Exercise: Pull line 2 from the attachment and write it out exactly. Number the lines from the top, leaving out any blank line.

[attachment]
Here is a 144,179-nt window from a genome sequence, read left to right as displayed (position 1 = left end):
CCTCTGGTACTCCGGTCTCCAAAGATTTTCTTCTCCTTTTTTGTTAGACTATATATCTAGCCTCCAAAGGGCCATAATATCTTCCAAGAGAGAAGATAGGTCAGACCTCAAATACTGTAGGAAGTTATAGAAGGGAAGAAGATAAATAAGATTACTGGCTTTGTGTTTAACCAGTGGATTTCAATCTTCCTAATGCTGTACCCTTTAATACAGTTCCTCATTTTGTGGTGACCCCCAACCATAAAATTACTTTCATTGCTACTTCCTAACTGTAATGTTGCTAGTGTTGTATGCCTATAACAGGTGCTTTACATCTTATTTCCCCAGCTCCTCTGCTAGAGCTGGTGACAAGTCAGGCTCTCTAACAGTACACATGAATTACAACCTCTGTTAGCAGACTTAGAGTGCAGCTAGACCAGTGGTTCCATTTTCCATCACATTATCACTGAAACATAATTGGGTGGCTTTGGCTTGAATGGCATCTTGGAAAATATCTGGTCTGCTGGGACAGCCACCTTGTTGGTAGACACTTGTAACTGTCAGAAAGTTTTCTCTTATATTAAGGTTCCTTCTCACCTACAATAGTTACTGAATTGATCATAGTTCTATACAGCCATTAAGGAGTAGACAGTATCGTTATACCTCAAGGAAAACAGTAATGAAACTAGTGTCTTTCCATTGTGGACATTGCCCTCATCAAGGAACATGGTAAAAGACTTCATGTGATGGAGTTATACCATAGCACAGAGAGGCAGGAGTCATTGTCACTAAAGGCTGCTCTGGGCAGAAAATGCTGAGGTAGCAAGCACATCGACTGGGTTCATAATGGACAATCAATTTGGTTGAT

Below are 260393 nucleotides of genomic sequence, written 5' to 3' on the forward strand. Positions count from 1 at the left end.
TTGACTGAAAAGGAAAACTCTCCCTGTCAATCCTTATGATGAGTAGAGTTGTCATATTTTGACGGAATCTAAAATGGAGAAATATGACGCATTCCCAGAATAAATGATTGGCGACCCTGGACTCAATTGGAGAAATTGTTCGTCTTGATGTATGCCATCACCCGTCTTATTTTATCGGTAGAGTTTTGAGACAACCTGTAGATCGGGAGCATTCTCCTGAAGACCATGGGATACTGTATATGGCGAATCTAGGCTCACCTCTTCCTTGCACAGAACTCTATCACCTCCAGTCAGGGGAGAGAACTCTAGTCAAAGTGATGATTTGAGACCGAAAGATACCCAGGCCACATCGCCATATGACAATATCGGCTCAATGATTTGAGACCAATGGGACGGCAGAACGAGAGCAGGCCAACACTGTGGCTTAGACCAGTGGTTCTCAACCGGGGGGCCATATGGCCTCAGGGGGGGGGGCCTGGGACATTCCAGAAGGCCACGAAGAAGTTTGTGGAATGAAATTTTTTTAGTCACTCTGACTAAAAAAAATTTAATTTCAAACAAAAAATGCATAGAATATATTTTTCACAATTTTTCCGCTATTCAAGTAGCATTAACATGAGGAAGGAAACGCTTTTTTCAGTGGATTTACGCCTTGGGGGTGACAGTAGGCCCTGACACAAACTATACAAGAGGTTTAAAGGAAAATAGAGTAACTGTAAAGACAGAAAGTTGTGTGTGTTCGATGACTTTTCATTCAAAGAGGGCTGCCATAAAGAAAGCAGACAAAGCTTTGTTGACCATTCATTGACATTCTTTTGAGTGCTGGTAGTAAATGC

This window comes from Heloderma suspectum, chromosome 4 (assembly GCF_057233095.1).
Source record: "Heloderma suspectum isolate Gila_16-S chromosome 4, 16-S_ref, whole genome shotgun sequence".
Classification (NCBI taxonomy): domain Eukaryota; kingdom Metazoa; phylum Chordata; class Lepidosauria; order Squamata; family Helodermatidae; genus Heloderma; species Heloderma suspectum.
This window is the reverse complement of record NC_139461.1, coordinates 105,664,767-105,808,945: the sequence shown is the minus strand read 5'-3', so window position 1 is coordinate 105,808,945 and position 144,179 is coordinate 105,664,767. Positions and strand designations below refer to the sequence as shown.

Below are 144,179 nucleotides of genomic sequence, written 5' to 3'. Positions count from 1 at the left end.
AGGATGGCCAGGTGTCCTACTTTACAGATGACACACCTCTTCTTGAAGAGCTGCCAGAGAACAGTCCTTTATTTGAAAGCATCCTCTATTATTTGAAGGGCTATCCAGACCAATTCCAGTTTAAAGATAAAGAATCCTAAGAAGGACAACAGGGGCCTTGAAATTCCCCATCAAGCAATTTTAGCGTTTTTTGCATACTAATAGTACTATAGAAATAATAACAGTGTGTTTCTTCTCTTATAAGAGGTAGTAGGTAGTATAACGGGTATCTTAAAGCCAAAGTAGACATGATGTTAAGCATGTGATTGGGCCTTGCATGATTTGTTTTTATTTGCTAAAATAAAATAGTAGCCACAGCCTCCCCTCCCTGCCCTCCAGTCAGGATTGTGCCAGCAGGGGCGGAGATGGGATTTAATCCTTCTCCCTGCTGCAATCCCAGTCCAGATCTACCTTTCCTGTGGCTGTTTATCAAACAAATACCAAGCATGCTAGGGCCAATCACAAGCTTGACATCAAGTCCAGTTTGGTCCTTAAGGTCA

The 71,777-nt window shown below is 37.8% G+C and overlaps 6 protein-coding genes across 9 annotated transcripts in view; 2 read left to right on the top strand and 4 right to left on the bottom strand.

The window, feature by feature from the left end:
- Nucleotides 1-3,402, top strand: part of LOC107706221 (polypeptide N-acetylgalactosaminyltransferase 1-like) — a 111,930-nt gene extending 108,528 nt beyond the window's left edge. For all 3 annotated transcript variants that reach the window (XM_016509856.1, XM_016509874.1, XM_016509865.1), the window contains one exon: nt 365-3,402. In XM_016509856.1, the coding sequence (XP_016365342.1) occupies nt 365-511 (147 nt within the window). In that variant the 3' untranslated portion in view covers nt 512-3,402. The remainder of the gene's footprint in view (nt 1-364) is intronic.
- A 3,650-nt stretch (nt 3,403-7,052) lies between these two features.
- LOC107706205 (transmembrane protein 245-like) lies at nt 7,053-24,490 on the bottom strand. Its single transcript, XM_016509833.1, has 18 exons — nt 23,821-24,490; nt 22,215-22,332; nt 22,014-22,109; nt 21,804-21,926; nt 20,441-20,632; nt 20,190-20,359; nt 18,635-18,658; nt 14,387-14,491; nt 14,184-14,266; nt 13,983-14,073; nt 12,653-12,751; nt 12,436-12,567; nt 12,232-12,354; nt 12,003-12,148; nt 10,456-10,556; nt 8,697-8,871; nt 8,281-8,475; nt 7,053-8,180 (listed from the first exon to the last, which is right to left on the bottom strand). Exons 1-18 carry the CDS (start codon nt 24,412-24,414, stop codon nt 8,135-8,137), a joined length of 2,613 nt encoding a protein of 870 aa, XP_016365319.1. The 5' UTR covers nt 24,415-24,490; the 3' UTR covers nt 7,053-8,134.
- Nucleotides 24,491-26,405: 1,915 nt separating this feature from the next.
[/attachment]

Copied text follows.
CCTCTGGTACTCCGGTCTCCAAAGATTTTCTTCTCCTTTTTTGTTAGACTATATATCTAGCCTCCAAAGGGCCATAATATCTTCCAAGAGAGAAGATAGGTCAGACCTCAAATACTGTAGGAAGTTATAGAAGGGAAGAAGATAAATAAGATTACTGGCTTTGTGTTTAACCAGTGGATTTCAATCTTCCTAATGCTGTACCCTTTAATACAGTTCCTCATTTTGTGGTGACCCCCAACCATAAAATTACTTTCATTGCTACTTCCTAACTGTAATGTTGCTAGTGTTGTATGCCTATAACAGGTGCTTTACATCTTATTTCCCCAGCTCCTCTGCTAGAGCTGGTGACAAGTCAGGCTCTCTAACAGTACACATGAATTACAACCTCTGTTAGCAGACTTAGAGTGCAGCTAGACCAGTGGTTCCATTTTCCATCACATTATCACTGAAACATAATTGGGTGGCTTTGGCTTGAATGGCATCTTGGAAAATATCTGGTCTGCTGGGACAGCCACCTTGTTGGTAGACACTTGTAACTGTCAGAAAGTTTTCTCTTATATTAAGGTTCCTTCTCACCTACAATAGTTACTGAATTGATCATAGTTCTATACAGCCATTAAGGAGTAGACAGTATCGTTATACCTCAAGGAAAACAGTAATGAAACTAGTGTCTTTCCATTGTGGACATTGCCCTCATCAAGGAACATGGTAAAAGACTTCATGTGATGGAGTTATACCATAGCACAGAGAGGCAGGAGTCATTGTCACTAAAGGCTGCTCTGGGCAGAAAATGCTGAGGTAGCAAGCACATCGACTGGGTTCATAATGGACAATCAATTTGGTTGAT